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Title: Magnetopause oscillations near the planetary period at Saturn: Occurrence, phase, and amplitude
Authors: Clarke, K. E.
Andrews, D. J.
Cowley, S. W. H.
Arridge, C. S.
Coates, A. J.
First Published: 11-Aug-2010
Publisher: American Geophysical Union (AGU); Wiley
Citation: Journal of Geophysical Research A: SPACE PHYSICS, 2010, 115 (8)
Abstract: [1] Using magnetic field and plasma electron data from ∼40 Cassini orbits that crossed Saturn's magnetopause during 2004–2007, we make a first systematic study of the magnetopause oscillations that are related to the oscillations in the magnetic field and plasma inside the magnetosphere near the ∼11 h planetary rotation period, here termed the magnetospheric period. Because the motion of the spacecraft through the boundary region, combined with other boundary effects, produces a broad spread in timings between successive like crossings of the boundary, boundary oscillation events were selected for analysis using a broad timing window, 0.4–1.6 of the magnetospheric period. We find these events to be highly organized by the phase of the interior field oscillations, showing that they relate to boundary oscillations that have a closely common period. We find that ∼60% of passes through the boundary region show one or more such oscillations. Of those that do, ∼65% show one oscillation, ∼10% show two, and ∼25% show three or more. The oscillations are observed at all local times at which Cassini crossed the boundary and over a range of latitudes and are thus a global phenomenon. The phasing of the boundary oscillations is such that the rotating quasi-uniform equatorial field within the quasi-dipolar “core” magnetosphere (within ∼15 Saturn radii (RS) of the planet) points approximately away from the maximum outward boundary displacement. However, the boundary oscillation phase is found to depend somewhat on radial distance to the boundary, consistent with outward radial propagation in the magnetosphere at phase speeds of ∼250 km s−1. Taking account of the radial propagation, analysis shows that the phase of maximum outward boundary displacement is directly related to the phase of the density maximum in the Enceladus torus. The oscillation amplitude is estimated typically to be ∼1.2 RS but sometimes reaches ∼2–3 RS and is occasionally as great as ∼4–5 RS.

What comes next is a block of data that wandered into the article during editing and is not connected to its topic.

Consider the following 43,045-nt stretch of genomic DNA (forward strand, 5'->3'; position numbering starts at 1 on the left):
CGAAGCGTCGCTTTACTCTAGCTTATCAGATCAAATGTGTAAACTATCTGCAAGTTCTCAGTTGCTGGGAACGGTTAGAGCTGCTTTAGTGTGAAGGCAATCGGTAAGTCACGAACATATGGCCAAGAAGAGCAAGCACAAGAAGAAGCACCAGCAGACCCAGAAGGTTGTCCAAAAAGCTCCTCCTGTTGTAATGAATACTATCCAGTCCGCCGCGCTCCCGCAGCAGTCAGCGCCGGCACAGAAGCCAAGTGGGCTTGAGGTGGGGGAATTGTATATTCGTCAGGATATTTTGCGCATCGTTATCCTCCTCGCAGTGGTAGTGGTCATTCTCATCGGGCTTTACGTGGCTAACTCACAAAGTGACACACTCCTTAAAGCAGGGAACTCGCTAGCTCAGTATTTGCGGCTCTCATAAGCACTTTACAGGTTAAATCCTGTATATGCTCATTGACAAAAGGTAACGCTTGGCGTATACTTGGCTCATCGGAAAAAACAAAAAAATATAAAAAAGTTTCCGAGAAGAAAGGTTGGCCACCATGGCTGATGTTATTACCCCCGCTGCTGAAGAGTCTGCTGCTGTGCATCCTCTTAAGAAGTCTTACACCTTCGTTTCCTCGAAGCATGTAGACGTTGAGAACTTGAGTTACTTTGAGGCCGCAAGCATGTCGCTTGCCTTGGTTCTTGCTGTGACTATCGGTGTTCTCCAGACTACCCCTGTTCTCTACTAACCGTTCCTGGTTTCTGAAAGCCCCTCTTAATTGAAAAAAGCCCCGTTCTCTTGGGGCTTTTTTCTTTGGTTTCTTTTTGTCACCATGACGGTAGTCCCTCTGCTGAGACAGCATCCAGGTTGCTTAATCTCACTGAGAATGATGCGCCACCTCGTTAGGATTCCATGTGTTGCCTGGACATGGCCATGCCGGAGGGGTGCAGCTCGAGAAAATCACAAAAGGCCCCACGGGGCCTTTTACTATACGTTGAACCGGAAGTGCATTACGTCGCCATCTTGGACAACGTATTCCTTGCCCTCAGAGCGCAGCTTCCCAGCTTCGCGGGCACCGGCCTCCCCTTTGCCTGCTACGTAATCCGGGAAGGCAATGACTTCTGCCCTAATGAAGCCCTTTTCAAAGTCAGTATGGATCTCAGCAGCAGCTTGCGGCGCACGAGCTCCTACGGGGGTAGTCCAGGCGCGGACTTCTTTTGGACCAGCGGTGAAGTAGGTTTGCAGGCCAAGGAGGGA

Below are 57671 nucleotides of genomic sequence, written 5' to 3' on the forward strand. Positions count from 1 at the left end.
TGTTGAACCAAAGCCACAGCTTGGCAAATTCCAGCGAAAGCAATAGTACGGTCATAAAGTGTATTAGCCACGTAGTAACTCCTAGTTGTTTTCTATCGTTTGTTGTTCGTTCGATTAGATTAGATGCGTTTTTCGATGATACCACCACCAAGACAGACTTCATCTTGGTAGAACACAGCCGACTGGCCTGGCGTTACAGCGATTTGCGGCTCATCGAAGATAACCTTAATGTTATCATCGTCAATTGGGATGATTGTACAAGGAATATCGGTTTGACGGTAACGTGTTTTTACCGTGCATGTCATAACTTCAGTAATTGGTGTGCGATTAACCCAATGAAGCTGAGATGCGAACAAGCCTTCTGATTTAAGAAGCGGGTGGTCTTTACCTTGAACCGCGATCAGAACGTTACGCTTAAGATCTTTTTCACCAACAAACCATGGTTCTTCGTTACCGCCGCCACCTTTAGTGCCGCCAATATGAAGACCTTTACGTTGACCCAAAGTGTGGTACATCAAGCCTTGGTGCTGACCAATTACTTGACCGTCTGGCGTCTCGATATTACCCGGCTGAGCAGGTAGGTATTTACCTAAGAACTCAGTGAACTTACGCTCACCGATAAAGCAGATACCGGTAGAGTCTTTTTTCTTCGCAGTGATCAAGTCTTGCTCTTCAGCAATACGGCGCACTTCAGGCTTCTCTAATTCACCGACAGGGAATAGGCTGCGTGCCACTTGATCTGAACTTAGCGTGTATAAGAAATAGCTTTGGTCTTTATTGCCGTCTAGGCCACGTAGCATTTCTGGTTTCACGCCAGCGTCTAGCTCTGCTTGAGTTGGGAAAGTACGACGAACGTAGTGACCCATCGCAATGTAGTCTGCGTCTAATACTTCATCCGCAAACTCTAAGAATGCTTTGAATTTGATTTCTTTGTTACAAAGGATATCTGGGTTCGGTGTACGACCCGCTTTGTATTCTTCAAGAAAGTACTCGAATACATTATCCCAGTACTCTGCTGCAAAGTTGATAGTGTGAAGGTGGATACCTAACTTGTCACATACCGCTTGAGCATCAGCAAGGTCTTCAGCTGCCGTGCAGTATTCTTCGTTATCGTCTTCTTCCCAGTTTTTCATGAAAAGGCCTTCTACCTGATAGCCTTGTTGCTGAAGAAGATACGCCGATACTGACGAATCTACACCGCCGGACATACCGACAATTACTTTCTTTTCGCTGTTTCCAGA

DOI Link: 10.1029/2009JA014745
ISSN: 0148-0227
Version: Publisher Version
Status: Peer-reviewed
Type: Journal Article
Rights: Copyright © 2010 by the American Geophysical Union. All rights reserved. Archived with reference to Usage Permissions granted to authors, available at
Appears in Collections:Published Articles, Dept. of Physics and Astronomy

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